Phytogenic ingredients in the spotlight: Eucalyptus - not only the favorite plant of the koalas (part 6)
After we have already told you about the antimicrobial and antioxidative effects in the 5th part of our Eucalyptus series, today we would like to dedicate ourselves to the anti-inflammatory and the antiviral modes of actions...
As already mentioned, active molecules, like eucalyptol (1,8‐cineol), the main component in the essential oils of eucalyptus leaves, are also known to possess anti‐inflammatory properties (Yin et al. 2019, Rehman et al., 2013, Mustafa et al.), we also like to take a closer look at this mode of action.
...is described as complex biological response of vascular tissue against pathogens, irritants or damaged cells. It is a protective measure of the organism to defeat the harmful stimuli. In the therapeutic treatment of diseases, anti-inflammatory substances can be an effective gadget, and as such, have been used for centuries in human history. Medicinal plants, respectively isolated compounds thereof (i.e. monoterpenes), are used all over the world in folk medicine to treat inflammatory issues (De Cássia da Silveira e Sá 2013).
Nitric oxide (NO), synthesized from L-arginine in many mammalian cells and tissues, has diverse physiological functions and is known for its considerable role in the pathogenesis of inflammatory conditions. As NO production increases during inflammation, it may become cytotoxic when synthesized by activated inflammatory cells in large quantities (10-9 M). Moreover, it carries a certain risk potential with regard to oxidative damage, due to its high reactivity with oxygen to produce peroxynitrite and thus, being potentially harmful towards cellular targets (Moilanen et al., 1999; Vigo et al., 2004).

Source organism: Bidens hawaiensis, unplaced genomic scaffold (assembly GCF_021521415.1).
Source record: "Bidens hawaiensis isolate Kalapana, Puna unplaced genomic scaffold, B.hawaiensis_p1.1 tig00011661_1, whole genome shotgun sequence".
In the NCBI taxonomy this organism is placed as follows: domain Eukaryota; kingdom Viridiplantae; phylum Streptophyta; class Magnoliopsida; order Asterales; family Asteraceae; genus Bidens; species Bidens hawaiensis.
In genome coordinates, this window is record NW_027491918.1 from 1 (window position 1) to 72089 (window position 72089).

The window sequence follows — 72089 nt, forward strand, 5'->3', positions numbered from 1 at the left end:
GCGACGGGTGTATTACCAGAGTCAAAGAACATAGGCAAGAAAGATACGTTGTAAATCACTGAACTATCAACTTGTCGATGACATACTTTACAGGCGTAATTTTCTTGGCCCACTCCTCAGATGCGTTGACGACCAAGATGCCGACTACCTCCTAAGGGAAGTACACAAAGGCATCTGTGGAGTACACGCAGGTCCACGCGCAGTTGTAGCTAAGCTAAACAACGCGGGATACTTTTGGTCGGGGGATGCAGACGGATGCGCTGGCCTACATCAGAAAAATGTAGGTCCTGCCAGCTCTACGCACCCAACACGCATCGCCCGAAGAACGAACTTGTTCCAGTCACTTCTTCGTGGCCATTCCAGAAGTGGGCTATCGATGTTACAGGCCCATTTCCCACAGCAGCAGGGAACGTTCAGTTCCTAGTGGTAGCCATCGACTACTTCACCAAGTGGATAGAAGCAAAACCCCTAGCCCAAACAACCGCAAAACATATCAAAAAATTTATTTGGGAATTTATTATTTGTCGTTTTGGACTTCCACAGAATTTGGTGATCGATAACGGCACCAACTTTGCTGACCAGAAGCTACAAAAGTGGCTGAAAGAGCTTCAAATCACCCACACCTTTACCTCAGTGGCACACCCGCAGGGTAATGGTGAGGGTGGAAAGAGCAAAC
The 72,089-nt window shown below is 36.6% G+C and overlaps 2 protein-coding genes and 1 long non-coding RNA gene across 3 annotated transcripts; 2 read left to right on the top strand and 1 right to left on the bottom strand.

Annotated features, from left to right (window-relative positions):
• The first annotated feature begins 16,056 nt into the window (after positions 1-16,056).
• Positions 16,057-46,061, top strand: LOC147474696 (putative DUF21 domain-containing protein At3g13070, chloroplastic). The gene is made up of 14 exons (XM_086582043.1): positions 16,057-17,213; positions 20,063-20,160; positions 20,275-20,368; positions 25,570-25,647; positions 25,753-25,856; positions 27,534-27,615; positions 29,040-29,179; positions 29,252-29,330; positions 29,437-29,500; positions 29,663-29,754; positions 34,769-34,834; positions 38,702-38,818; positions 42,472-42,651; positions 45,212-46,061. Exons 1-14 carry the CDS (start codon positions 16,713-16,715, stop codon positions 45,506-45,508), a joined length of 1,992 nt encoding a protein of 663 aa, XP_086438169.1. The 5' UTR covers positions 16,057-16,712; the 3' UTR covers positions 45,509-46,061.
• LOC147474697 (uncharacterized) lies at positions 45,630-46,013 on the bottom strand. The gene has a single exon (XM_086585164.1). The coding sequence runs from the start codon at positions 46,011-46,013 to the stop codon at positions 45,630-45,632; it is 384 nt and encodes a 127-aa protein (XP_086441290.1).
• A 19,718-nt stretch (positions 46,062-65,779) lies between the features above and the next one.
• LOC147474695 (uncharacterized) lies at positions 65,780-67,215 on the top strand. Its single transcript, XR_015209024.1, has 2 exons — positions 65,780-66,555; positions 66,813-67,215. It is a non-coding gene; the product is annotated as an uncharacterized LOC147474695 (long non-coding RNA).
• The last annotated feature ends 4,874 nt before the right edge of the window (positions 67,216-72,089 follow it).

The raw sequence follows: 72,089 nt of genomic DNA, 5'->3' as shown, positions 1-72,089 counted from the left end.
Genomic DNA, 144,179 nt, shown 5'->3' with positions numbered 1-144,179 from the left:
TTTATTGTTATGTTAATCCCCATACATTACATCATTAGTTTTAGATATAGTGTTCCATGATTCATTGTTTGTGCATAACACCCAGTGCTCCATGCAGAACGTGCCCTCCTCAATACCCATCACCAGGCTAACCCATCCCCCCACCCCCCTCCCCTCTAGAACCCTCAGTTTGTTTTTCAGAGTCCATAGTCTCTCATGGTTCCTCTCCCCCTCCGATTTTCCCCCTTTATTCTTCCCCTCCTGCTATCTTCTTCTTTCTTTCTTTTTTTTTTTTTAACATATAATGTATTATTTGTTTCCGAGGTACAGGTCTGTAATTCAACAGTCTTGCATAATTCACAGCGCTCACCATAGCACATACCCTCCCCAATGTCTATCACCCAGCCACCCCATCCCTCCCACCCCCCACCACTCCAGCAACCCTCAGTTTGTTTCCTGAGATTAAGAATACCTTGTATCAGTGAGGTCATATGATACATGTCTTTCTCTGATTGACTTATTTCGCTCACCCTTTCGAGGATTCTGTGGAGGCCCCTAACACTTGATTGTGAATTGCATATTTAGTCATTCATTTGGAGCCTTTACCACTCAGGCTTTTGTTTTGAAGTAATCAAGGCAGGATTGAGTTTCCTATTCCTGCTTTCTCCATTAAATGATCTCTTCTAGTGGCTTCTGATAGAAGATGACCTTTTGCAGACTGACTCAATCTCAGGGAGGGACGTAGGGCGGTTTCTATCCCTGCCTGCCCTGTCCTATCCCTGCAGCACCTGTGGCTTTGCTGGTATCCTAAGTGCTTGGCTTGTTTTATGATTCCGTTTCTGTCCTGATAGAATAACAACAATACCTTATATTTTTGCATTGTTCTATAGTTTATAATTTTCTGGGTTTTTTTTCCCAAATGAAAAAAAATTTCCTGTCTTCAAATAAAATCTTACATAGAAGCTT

This explains why in vitro findings on E. globulus extracts being able to reduce nitric oxide levels through scavenging activities and/or by inhibiting the inducible nitric oxide synthase mRNA expression, suggest certain plant extracts to have the potential for their use in the treatment of inflammatory respiratory pathologies and being in line with their traditional medicinal use (Vigo et al., 2004).
In a study of Yin et al. (2019), these anti-inflammatory effects were confirmed in vivo in mice, where eucalyptol mitigated monosodium urate- induced pain and inflammation in ankle tissues through reduction of oxidative stress.
Eucalyptus oils do not only show toxic activity against a variety of bacteria and fungi, but also has antiviral properties. Again, it is the E. globulus that shows the potential to reduce viral infectivity against e.g. herpes simplex virus (HSV) type-1 in vitro by suppressing the replication ability of the HSV (Raho, 2017). Similar results were obtained in a study from Astani et al. (2010), where several essential oils, including eucalyptus, were tested in vitro and were able to inhibit HSV as well. But eucalyptus oil is not only active in HSV, it also demonstrated its effectiveness against adenovirus, mumps virus, hepatitis C and the Epstein Barr virus, the pathogen of the infectious mononucleosis (Pfeiffer glandular fever) (Cermelli et al., 2008; Davood et al., 2012; Versiati et al. 2014; Takasaki 1990).